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Henning Sievert's 'Double Quartet' is a Rare Meld of Beauty, Mystery and History [REVIEW]

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Jul 31, 2016 03:06 AM EDT | Mike Greenblatt (

Henning Sieverts

Historian, bassist, cellist, composer, bandleader, arranger Henning Sieverts (Photo : courtesy Pirouet Records)

German label Pirouet continues its fine flood of releases with Double Quartet by Henning Sieverts, who plays bass and cello, leads his band with flair and drama, and composes like a crazed visionary. For his 16th CD, he's gone back over 600 years to research the history of the Bavarian Irsee Monastery to uncover a mass written in 1614. He then wrote 15 original pieces of music (shortest 51 seconds; longest 12 minutes) for duo, quartet and octet in a similar style but expanding it into modern jazz. No overdubs.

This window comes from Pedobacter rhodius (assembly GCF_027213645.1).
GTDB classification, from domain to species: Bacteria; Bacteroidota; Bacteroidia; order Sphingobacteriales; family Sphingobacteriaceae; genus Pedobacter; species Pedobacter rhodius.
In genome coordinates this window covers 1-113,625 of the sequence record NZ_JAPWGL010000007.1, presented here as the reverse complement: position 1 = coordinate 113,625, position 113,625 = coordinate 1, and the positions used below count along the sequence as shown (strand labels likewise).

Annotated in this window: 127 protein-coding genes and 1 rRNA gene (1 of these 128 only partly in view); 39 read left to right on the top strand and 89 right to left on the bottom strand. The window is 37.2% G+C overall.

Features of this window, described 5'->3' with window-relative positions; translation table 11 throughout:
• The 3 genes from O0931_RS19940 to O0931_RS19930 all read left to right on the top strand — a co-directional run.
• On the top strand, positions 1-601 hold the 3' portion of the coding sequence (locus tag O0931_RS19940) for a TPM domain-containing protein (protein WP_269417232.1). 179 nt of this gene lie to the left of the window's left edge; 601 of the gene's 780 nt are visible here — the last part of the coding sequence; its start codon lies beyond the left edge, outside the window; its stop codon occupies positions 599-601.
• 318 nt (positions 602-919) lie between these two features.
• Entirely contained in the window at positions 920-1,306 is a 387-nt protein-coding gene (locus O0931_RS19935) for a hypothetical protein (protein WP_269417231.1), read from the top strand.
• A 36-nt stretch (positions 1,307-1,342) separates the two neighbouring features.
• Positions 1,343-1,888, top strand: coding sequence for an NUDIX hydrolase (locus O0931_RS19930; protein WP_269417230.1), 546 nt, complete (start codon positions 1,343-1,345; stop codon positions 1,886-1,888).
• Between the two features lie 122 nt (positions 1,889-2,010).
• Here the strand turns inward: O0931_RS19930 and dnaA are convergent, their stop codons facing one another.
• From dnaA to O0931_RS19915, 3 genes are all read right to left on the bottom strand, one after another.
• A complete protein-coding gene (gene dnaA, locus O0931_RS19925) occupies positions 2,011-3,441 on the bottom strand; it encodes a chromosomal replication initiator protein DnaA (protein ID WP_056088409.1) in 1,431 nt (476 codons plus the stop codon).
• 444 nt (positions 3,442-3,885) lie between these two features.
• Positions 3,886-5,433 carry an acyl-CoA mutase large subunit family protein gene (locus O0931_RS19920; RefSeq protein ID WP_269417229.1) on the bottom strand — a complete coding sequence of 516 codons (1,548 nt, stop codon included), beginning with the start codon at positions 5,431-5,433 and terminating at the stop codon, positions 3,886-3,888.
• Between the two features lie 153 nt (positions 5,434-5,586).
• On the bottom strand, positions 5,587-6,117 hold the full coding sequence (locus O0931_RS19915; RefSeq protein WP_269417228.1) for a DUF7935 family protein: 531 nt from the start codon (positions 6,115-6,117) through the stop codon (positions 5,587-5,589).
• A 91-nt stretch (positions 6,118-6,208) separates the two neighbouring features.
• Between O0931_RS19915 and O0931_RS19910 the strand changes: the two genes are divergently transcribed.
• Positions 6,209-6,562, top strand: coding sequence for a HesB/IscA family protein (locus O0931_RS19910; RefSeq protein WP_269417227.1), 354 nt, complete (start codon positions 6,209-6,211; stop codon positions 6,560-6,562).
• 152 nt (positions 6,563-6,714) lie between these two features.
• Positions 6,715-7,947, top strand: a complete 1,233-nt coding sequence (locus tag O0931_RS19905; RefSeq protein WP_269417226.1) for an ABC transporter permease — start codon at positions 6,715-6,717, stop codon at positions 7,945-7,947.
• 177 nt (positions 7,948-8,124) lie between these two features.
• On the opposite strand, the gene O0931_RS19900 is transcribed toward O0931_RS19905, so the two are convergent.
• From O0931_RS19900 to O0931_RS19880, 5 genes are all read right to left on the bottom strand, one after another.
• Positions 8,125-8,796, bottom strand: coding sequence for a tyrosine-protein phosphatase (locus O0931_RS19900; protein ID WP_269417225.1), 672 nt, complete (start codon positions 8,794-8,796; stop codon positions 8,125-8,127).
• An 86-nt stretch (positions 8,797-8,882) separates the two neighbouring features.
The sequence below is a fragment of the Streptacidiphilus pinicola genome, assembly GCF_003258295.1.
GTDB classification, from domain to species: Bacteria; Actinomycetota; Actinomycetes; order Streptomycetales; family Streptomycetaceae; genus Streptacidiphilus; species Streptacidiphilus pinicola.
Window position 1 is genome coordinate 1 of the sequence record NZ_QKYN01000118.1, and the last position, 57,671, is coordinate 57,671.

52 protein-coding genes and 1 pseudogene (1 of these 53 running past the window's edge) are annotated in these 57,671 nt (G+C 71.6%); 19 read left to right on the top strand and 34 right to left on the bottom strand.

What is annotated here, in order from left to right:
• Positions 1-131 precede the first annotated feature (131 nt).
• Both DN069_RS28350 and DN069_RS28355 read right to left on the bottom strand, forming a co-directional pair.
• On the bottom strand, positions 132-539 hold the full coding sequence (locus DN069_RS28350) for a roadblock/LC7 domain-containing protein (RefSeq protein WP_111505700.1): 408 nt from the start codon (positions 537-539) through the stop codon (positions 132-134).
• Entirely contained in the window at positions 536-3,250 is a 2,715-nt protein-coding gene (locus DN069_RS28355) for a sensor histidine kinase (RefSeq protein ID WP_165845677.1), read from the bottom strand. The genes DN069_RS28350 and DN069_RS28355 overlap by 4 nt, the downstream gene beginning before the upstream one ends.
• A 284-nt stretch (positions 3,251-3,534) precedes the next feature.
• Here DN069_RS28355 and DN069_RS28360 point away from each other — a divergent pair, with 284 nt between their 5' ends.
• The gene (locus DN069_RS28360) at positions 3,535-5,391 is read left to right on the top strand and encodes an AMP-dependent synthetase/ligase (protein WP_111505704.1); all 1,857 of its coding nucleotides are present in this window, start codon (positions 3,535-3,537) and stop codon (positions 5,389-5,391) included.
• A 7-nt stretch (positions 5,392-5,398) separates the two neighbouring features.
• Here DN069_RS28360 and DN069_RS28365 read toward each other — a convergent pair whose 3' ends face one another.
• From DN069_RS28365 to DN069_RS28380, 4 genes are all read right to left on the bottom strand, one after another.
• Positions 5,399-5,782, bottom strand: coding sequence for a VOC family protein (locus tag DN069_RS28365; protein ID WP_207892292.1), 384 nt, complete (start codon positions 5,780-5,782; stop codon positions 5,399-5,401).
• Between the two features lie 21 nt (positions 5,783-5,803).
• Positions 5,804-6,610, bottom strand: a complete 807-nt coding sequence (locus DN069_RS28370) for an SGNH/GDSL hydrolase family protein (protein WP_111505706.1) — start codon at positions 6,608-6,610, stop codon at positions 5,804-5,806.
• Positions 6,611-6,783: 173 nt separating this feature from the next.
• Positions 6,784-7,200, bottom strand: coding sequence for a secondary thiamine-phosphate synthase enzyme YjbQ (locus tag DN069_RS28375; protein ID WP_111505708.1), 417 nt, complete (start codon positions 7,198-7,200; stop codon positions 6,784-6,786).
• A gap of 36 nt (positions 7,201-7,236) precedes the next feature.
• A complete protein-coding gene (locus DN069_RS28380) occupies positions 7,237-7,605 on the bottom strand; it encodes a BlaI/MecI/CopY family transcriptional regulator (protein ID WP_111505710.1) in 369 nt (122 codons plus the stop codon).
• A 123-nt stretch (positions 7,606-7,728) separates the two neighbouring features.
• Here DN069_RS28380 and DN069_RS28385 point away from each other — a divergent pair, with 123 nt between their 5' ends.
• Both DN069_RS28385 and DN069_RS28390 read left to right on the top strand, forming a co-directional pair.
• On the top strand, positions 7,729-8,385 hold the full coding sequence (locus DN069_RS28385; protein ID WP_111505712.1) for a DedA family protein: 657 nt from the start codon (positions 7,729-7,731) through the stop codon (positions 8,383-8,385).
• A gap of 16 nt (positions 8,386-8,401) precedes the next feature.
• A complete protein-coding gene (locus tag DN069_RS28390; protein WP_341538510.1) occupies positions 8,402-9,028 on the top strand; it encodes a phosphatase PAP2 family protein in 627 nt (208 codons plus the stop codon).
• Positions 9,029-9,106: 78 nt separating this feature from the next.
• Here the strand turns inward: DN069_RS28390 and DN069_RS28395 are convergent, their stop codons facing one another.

The concept of a double quartet means two drummers, two saxophonists, clarinet, piano, vibraphone and tuba from France, Germany and Brooklyn. Sieverts laid it down for his talented assemblage and then, with what he calls "blind understanding" in the liner notes, proceeds to echo time immemorial by dredging up visions of the Mongolian Steppes and Tibetan monasteries via time signatures like the almost impossible 15/8 "Cantus Five."

Filled with classical cadences, Euro liturgical and Renaissance bubbles, its poly-rhythmic complexity never gets archaic and is kept moving at all times, a kinetic wonderland filled with amazing solos. Dig Loren Stillman's alto and soprano sax flights of fancy as well as Silvain Rifflet's tenor and clarinet. The cool little duets-done as a minute here and a minute there-that follow or begin each longer composition, are snippets of delight (especially the piano/vibes moment).

Sieverts, 50, has appeared on 130+ CDs, toured on six continents and teaches at Munich University. As a soloist, he's a daring risk-taker, giving the music the kind of texture and suspense that could be akin to a circus tightrope walker with no net. There's also a subtle mystery at work. It is the juxtaposition of these two attributes that makes Double Quartet such a find, and something that jazz and classical fans alike could really sink their teeth into.

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